But of course I am not completely cleared of all wrong. I am wrong when I brutalize myself with guilt over my mistakes. I wish I could laugh at myself more. Not condescendingly, just laughing at my own silliness. That is freedom. Instead I insult myself. I heap up guilt onto myself so that I will feel bad about being bad. But God promises grace. God builds humility through failure. But shame is a false humility.

Then I am wrong when I shut myself off from God and others when I feel any guilt. I'm so full of myself that I want to appear perfect. I wish I could turn my shortcomings into ways where I can connect with God. For I know I need Him in those moments. Our failures ought to drive us into the arms of God and our fellows. We ought to see our need for them and reach out for help.

With all the times I've failed, I should be humbler than Mother Teresa. Instead I feel more shame than John Mark Karr.

True humility is clarity and serenity on who we are combined with the willingness to receive help in becoming more. For God loves us in our weaknesses. The experience of that is what I call feeling gracefull.

Friday, September 01, 2006

Heart and Mind

The heart and mind are often presented as diametrically opposed. We either act out of our heart, impulsively, or out of our mind, rationally. At least that was what I was taught. I have always thought that I had to either act out of my heart, and risk doing something foolish but enjoy life more, or act out of my head, and risk losing my zeal for life but be able to play it safe. But is this the way that it has to be?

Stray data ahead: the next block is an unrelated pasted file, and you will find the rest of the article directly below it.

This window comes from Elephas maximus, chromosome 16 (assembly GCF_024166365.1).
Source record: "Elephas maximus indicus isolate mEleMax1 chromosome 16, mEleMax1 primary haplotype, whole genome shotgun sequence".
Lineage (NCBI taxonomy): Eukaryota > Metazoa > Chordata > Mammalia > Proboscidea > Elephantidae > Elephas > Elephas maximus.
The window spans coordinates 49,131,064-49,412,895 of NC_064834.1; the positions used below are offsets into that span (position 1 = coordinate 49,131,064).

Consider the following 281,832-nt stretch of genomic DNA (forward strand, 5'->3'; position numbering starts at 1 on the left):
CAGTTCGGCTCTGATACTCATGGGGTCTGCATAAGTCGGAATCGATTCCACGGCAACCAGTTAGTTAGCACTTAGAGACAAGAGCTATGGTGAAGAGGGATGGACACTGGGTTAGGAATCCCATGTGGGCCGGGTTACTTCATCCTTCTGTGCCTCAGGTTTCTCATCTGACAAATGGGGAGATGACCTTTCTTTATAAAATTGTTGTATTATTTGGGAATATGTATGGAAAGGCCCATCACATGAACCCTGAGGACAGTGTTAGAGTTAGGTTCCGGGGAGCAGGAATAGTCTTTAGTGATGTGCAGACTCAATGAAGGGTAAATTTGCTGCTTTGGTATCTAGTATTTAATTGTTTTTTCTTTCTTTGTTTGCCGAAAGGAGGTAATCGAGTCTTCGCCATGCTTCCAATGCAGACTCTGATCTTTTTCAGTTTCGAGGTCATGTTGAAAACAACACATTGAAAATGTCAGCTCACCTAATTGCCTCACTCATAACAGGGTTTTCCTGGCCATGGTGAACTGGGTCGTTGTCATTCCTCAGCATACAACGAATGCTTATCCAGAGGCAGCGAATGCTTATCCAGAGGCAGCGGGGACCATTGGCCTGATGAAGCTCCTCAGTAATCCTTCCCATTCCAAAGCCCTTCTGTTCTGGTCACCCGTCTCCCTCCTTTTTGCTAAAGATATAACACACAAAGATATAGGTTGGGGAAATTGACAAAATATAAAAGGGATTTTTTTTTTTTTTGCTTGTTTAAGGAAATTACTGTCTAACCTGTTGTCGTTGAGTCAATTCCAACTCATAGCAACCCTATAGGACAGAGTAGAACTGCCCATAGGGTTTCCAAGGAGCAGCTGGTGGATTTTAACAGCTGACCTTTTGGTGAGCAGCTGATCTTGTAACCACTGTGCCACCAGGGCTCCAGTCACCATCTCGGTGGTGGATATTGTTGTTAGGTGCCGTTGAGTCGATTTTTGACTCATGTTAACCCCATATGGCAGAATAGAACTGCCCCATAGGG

"Love the Lord your God with all your heart and with all your soul and with all your strength and with all your mind." (Luke 10:27) All heart and all mind. Isn't that the way it should be? Shouldn't we passionately follow our dreams in a logical and well-planned manner?

I believe that most people think that following your heart means doing something impulsive and perhaps even dumb. If that is the case then heart and mind really are opposites. But if following your heart actually means bringing all emotions into your life, then rationality is by no means excluded. In fact, mindful consideration of God's truth can actually produce a variety of emotional expressions, such as joy over salvation, sorrow over sin, laughter over our lives, and resoluteness about our desires.

I am thankful that the gospel once again proves to be greater than anything imaginable: that we are encouraged to be fully human in our pursuit of God.